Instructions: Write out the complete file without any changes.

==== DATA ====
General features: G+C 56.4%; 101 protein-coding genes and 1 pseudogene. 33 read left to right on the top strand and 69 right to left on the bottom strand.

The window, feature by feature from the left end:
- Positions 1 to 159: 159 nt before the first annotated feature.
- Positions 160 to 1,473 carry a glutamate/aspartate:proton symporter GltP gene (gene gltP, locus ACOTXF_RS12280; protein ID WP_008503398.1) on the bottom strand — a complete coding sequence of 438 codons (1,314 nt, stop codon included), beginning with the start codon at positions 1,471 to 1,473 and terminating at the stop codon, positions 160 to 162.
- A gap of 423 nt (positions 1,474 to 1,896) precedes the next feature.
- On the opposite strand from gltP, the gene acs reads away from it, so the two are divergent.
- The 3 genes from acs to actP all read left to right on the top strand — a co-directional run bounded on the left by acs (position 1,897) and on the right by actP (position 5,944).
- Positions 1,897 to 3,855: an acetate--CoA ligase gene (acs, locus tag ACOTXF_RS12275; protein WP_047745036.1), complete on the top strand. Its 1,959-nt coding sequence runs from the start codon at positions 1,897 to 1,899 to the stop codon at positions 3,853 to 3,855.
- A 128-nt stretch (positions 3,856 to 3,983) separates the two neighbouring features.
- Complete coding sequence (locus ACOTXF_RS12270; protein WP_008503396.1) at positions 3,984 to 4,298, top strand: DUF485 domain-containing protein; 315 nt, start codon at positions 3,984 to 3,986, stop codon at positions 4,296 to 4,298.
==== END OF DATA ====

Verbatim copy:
General features: G+C 56.4%; 101 protein-coding genes and 1 pseudogene. 33 read left to right on the top strand and 69 right to left on the bottom strand.

The window, feature by feature from the left end:
- Positions 1 to 159: 159 nt before the first annotated feature.
- Positions 160 to 1,473 carry a glutamate/aspartate:proton symporter GltP gene (gene gltP, locus ACOTXF_RS12280; protein ID WP_008503398.1) on the bottom strand — a complete coding sequence of 438 codons (1,314 nt, stop codon included), beginning with the start codon at positions 1,471 to 1,473 and terminating at the stop codon, positions 160 to 162.
- A gap of 423 nt (positions 1,474 to 1,896) precedes the next feature.
- On the opposite strand from gltP, the gene acs reads away from it, so the two are divergent.
- The 3 genes from acs to actP all read left to right on the top strand — a co-directional run bounded on the left by acs (position 1,897) and on the right by actP (position 5,944).
- Positions 1,897 to 3,855: an acetate--CoA ligase gene (acs, locus tag ACOTXF_RS12275; protein WP_047745036.1), complete on the top strand. Its 1,959-nt coding sequence runs from the start codon at positions 1,897 to 1,899 to the stop codon at positions 3,853 to 3,855.
- A 128-nt stretch (positions 3,856 to 3,983) separates the two neighbouring features.
- Complete coding sequence (locus ACOTXF_RS12270; protein WP_008503396.1) at positions 3,984 to 4,298, top strand: DUF485 domain-containing protein; 315 nt, start codon at positions 3,984 to 3,986, stop codon at positions 4,296 to 4,298.